Until recently, Fed Chair Jerome Powell sounded a consistent theme: the Fed is data dependent and will stay that way, unswayed by noise or pressure from politicians.
When the FOMC released its rate decision last month, it got as dovish as it could without actually cutting short-term rates. It downgraded its assessment of economic growth from "solid" to "moderate" while noting that "market-based measures of inflation compensation" have declined.
However, the Fed added that "uncertainties...have increased" and it will "closely monitor" incoming information and "act as appropriate to sustain the expansion, with a strong labor market and inflation near its symmetric 2 percent (inflation) objective." It removed the reference in prior statements to being "patient" about changes in policy.
This statement, as well as comments made by Powell at the press conference after the meeting, suggested a 25 basis point rate cut was all but in the bag for the next meeting at the end of July. But with six weeks between June and July's meetings, and a full economic data cycle, what we have seen so far shows that - if the Fed really is data dependent - they shouldn't cut rates. And if they do, they should lose credibility.
Personal income and spending numbers came in strong for May. Income grew 0.5% while spending grew 0.4% (and was revised higher for April). Nonfarm payrolls increased 224,000 in June, well above expectations, and initial unemployment claims remain near historically low levels. And then auto sales also beat consensus, coming in at a 17.3 million annual rate in June.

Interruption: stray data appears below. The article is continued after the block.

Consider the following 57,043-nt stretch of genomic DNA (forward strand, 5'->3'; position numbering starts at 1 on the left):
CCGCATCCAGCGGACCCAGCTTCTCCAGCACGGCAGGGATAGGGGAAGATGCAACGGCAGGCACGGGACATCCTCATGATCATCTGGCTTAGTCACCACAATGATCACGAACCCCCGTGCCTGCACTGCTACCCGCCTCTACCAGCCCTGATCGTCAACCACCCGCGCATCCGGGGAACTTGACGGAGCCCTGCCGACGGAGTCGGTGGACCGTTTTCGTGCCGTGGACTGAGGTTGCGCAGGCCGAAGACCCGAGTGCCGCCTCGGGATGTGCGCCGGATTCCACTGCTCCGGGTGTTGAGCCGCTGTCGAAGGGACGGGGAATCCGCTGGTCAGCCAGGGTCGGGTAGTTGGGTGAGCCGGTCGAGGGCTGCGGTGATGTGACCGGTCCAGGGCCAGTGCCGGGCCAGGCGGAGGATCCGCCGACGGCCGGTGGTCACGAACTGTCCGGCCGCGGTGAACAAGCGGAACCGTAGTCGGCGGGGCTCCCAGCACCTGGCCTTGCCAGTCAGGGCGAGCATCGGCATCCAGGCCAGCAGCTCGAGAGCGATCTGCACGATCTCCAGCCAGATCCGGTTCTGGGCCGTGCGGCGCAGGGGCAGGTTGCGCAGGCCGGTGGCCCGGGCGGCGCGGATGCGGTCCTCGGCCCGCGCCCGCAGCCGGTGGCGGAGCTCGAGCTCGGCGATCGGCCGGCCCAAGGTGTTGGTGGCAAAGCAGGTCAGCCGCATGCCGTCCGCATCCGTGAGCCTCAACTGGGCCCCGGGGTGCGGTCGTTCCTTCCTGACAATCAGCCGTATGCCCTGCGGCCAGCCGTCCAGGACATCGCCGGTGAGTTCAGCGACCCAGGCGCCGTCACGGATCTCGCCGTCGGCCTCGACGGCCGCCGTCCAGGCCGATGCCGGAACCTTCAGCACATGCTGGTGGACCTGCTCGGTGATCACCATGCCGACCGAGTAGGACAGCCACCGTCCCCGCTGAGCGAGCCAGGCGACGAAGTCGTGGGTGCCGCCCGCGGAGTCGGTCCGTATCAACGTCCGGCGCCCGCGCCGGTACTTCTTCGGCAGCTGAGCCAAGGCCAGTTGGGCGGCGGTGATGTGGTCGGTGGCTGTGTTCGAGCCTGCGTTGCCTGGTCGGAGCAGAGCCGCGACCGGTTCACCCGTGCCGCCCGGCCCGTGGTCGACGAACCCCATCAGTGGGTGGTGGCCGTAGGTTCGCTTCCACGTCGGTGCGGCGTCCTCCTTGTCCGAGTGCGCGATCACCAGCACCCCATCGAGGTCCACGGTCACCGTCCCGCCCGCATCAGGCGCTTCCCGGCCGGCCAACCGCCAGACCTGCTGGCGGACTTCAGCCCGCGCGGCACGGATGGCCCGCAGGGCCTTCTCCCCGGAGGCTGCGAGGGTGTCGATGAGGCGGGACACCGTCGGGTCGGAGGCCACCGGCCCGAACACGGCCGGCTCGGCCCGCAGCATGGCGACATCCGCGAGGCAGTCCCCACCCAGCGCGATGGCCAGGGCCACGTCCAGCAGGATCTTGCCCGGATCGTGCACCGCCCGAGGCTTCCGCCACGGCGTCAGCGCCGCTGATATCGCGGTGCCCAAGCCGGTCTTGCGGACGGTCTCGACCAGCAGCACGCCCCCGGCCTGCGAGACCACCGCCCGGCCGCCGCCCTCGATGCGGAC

Its true consumer prices were up 1.6% for the twelve months ending in June, while producer prices were up 1.7%, both below the Fed's 2% target. But "core" consumer prices – which strip out the volatile food and energy categories to give a better picture of trend inflation - are up 2.1% from a year ago while "core" producer prices are up 2.3%. There is no sign of aggressive disinflation, and certainly not deflation. So now in addition to their dual mandate of "employment and inflation," the Fed has added "uncertainties" about weakness in foreign economies to its list of actionable items.
There are still several important data points due out before the Fed's decision on July 31. These include retail sales and industrial production, both released Tuesday morning. Next week, look for a report on second quarter real GDP growth in the 1.5 – 2.0% range, held down temporarily by a slowdown in the pace of inventory accumulation. And then more personal income and spending numbers for the month of June to cap things off.
Combined, this data will not show any significant slowdown in the U.S. economy. But the Fed seems obsessed by developments abroad, including slower growth in China and Europe. This is neither "data dependent" nor logical.
China is a communist country, and communism has never worked at creating wealth in the long run. China grew rapidly for decades by importing foreign technologies, exporting to the West, and lately, stealing intellectual property from abroad. These shortcuts have now run their course.
If anyone thinks monetary policy in the U.S. can solve China's problems, they're dreaming. Given the size of China's economy, is US contagion a concern? Hardly. The last time the second largest economy in the world collapsed (Japan in 1990), the U.S. boomed. How about Europe? Do you really think the Fed can fix slow economic growth caused by the socialist policies across the sea? High taxes, regulations, and spending can't be fixed by the ECB's negative rates, so how the Fed thinks it can help is a mystery.
The Fed is not tight, there are still $1.4 trillion in excess reserves in the banking system. Most importantly, "data dependence" seems to be out the window.
Brian S. Wesbury - Chief Economist
Robert Stein, CFA – Deputy Chief Economist
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